Law allowing aerial insecticide application in urban areas causes controversy

Publicação: 12 de December de 2016

One of the methods used to combat the Aedes aegypti insect splits opinions among health experts and agricultural aviation companies


Aerial spraying is successfully used in other countries. In Brazil, the technology was used a single time, in 1975

A bill sanctioned by interim president Michel Temer, this June, has caused controversies between health technicians and experts from agricultural aviation companies. According to the Bill 13,301/2016, the use of airplanes for aerial spraying in urban areas will be allowed upon authorization from sanitary authorities and scientific evidence of its effectiveness: Line IV, of the 3rd paragraph on article 1 of the Law 13.301 – 2016 included among the Aedes aegypti control measures, the “permission to incorporate vector control mechanisms through the use of insecticide dispersion by airplanes upon approval by sanitary authorities and scientific evidence of its effectiveness”.

Several Bipartite Interagency Commissions (CIB) in the states – responsible for managing the Unified Health System (SUS) and composed by State Secretaries and representatives of City Health Secretaries – declined the measure. The CIB from Rio Grande do Sul, Ceará, Goiás, Espírito Santo and São Paulo have already spoken in this direction.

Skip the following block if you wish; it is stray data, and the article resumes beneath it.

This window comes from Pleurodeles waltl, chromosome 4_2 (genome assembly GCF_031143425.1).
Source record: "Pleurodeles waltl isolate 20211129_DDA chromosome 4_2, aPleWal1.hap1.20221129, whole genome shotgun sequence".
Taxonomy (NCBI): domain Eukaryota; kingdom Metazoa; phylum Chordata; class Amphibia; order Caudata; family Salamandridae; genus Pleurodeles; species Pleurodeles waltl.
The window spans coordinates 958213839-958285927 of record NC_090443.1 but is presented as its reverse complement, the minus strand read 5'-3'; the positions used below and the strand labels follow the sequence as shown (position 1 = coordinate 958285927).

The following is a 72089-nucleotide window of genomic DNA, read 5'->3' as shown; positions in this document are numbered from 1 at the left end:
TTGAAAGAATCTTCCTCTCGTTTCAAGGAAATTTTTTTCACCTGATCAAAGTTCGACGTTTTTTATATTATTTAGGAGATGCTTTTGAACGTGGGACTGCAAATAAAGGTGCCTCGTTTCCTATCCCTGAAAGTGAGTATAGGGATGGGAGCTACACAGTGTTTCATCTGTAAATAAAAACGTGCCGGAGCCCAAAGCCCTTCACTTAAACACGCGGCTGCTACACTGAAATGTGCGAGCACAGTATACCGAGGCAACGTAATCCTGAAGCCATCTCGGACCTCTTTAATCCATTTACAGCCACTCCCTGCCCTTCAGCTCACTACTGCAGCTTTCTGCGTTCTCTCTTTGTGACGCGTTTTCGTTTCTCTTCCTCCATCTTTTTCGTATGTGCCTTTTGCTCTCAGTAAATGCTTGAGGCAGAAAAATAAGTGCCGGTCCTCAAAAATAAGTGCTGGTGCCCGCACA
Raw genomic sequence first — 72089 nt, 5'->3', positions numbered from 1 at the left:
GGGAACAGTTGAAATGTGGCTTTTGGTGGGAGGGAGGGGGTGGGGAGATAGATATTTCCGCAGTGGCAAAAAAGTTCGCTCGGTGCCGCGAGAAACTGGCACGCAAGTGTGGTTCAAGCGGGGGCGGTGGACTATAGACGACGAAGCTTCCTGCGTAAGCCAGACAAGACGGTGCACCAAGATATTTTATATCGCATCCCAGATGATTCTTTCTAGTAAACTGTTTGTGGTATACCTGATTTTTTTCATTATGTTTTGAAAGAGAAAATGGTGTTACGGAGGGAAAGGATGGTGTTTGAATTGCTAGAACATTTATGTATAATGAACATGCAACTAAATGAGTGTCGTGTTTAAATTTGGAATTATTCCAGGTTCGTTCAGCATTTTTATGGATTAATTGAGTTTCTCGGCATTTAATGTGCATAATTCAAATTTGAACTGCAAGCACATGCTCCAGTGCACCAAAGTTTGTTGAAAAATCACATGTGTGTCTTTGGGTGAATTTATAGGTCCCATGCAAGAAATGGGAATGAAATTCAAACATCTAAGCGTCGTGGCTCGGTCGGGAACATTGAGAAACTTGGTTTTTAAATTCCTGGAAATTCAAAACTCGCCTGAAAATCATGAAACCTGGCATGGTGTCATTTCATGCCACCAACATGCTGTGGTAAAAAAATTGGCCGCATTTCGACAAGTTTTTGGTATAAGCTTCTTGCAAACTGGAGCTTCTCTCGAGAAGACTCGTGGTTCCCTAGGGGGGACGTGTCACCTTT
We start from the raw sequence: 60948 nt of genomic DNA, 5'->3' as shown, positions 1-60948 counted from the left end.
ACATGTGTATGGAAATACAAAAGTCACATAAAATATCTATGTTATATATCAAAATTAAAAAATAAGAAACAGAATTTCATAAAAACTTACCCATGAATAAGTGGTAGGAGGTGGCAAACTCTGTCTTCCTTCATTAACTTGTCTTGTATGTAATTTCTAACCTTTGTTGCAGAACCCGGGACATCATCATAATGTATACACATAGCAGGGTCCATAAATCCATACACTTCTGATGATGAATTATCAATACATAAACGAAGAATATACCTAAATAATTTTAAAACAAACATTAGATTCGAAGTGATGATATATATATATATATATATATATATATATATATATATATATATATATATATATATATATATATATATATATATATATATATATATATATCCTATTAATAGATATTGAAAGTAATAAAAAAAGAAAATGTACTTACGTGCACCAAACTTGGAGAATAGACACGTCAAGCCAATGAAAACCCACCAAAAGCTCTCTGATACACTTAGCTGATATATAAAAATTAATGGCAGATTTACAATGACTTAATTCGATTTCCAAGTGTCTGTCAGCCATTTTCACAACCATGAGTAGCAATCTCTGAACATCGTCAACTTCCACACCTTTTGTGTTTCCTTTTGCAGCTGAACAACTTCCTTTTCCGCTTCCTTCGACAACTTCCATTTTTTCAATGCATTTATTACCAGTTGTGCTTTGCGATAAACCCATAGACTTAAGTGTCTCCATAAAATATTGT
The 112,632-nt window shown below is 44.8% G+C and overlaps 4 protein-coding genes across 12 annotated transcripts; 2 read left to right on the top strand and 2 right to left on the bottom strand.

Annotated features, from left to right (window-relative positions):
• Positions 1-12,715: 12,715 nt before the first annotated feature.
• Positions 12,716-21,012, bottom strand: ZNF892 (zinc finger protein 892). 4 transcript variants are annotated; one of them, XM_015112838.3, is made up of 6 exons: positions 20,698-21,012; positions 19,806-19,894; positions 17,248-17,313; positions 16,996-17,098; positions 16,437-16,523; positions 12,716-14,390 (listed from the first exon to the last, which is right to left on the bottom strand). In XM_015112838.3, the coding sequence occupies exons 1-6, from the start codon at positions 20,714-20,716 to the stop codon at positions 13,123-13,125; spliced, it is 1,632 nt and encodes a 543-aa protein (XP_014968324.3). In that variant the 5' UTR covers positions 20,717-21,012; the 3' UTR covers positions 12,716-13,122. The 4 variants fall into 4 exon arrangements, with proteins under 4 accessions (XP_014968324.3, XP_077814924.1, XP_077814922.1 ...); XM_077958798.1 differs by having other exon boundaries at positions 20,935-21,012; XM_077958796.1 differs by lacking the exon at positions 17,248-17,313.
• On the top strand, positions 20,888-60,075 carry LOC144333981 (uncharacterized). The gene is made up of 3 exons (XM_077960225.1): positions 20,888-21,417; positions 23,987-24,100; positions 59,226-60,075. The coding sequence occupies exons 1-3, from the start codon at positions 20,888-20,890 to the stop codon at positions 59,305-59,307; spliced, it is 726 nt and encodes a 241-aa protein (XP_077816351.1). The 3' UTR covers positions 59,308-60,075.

For Nereu Henrique Mansano, technical advisor at the National Council of Health Secretaries (CONASS), the method, besides being a health threat to the environment and the population, is poorly effective for the Aedes aegypti mosquito combat. Pediatrician and Master in Collective Health, Mansano explains the mosquito in its adult phase lives primarily inside the households. “The most effective way is still the mechanical removal of breeding sites, besides sanitation measures, as continuous clean water supply, garbage pickup and correct disposal of solid residues”, he said.

Still according to Mansano, the reports from technicians at the National Program for Dengue Control and Environmental Health Surveillance Area from the Health Ministry were against the Congress’ decision to include this theme in the Provisional Measure that originated the Bill 13.301/2016 – which originally did not include this proposition.